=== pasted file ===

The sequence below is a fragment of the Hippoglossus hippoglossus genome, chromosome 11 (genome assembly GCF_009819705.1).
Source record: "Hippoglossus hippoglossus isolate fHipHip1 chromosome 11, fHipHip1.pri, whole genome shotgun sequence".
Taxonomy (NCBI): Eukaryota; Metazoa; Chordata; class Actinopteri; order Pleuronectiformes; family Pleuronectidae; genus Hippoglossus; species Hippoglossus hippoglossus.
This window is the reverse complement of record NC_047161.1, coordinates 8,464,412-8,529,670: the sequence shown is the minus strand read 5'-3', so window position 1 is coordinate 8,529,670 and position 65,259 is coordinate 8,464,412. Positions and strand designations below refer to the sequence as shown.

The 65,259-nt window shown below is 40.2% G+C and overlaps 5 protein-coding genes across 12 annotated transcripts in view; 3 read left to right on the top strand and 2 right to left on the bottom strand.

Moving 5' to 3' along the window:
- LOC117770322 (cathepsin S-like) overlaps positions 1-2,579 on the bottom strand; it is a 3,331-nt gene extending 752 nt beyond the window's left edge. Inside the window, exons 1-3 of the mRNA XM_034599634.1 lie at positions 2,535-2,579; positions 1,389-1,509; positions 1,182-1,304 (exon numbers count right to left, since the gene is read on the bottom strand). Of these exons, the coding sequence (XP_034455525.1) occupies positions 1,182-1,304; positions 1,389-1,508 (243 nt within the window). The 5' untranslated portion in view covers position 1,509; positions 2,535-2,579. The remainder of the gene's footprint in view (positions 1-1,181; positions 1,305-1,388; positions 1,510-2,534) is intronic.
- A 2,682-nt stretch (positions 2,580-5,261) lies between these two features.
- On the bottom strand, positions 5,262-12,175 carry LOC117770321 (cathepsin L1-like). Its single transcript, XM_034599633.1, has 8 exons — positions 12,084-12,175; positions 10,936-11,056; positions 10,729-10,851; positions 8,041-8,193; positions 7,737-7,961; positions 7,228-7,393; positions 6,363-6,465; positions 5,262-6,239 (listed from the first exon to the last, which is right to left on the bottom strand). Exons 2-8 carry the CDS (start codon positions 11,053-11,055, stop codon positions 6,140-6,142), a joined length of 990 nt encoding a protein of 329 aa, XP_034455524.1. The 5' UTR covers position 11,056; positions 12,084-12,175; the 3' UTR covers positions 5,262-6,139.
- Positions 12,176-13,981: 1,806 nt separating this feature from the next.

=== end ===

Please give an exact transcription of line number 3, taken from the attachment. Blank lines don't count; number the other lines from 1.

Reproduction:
Taxonomy (NCBI): Eukaryota; Metazoa; Chordata; class Actinopteri; order Pleuronectiformes; family Pleuronectidae; genus Hippoglossus; species Hippoglossus hippoglossus.